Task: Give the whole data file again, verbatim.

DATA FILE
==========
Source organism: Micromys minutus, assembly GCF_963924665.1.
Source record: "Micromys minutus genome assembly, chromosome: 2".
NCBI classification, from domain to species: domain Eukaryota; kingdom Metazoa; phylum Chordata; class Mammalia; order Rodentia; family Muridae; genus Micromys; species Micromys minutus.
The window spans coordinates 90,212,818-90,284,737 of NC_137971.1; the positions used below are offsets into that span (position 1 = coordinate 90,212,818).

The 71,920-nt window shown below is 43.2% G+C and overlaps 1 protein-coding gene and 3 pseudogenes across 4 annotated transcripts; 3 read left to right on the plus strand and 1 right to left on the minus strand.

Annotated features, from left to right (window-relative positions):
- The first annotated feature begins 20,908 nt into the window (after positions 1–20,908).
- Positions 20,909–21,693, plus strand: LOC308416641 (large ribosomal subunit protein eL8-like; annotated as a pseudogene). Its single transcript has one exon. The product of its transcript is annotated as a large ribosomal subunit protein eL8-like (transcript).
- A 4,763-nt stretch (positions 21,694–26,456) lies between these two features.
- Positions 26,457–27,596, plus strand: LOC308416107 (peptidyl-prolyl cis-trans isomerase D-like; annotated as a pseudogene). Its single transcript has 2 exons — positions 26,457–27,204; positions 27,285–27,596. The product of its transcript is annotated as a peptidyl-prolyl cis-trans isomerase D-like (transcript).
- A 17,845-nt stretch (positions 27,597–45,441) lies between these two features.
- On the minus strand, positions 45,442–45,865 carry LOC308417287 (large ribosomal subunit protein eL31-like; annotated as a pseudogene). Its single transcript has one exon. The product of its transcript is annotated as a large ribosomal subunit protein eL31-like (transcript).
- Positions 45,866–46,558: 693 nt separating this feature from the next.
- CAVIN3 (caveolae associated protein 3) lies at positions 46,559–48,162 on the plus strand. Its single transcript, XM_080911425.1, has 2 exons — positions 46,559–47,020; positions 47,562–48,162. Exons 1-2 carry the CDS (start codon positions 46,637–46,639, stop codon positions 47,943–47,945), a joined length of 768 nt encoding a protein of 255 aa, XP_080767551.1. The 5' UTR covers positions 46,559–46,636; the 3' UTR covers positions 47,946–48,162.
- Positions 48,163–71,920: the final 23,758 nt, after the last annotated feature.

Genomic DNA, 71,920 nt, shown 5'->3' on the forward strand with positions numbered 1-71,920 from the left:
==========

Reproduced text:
Source organism: Micromys minutus, assembly GCF_963924665.1.
Source record: "Micromys minutus genome assembly, chromosome: 2".
NCBI classification, from domain to species: domain Eukaryota; kingdom Metazoa; phylum Chordata; class Mammalia; order Rodentia; family Muridae; genus Micromys; species Micromys minutus.
The window spans coordinates 90,212,818-90,284,737 of NC_137971.1; the positions used below are offsets into that span (position 1 = coordinate 90,212,818).

The 71,920-nt window shown below is 43.2% G+C and overlaps 1 protein-coding gene and 3 pseudogenes across 4 annotated transcripts; 3 read left to right on the plus strand and 1 right to left on the minus strand.

Annotated features, from left to right (window-relative positions):
- The first annotated feature begins 20,908 nt into the window (after positions 1–20,908).
- Positions 20,909–21,693, plus strand: LOC308416641 (large ribosomal subunit protein eL8-like; annotated as a pseudogene). Its single transcript has one exon. The product of its transcript is annotated as a large ribosomal subunit protein eL8-like (transcript).
- A 4,763-nt stretch (positions 21,694–26,456) lies between these two features.
- Positions 26,457–27,596, plus strand: LOC308416107 (peptidyl-prolyl cis-trans isomerase D-like; annotated as a pseudogene). Its single transcript has 2 exons — positions 26,457–27,204; positions 27,285–27,596. The product of its transcript is annotated as a peptidyl-prolyl cis-trans isomerase D-like (transcript).
- A 17,845-nt stretch (positions 27,597–45,441) lies between these two features.
- On the minus strand, positions 45,442–45,865 carry LOC308417287 (large ribosomal subunit protein eL31-like; annotated as a pseudogene). Its single transcript has one exon. The product of its transcript is annotated as a large ribosomal subunit protein eL31-like (transcript).
- Positions 45,866–46,558: 693 nt separating this feature from the next.
- CAVIN3 (caveolae associated protein 3) lies at positions 46,559–48,162 on the plus strand. Its single transcript, XM_080911425.1, has 2 exons — positions 46,559–47,020; positions 47,562–48,162. Exons 1-2 carry the CDS (start codon positions 46,637–46,639, stop codon positions 47,943–47,945), a joined length of 768 nt encoding a protein of 255 aa, XP_080767551.1. The 5' UTR covers positions 46,559–46,636; the 3' UTR covers positions 47,946–48,162.
- Positions 48,163–71,920: the final 23,758 nt, after the last annotated feature.

Genomic DNA, 71,920 nt, shown 5'->3' on the forward strand with positions numbered 1-71,920 from the left: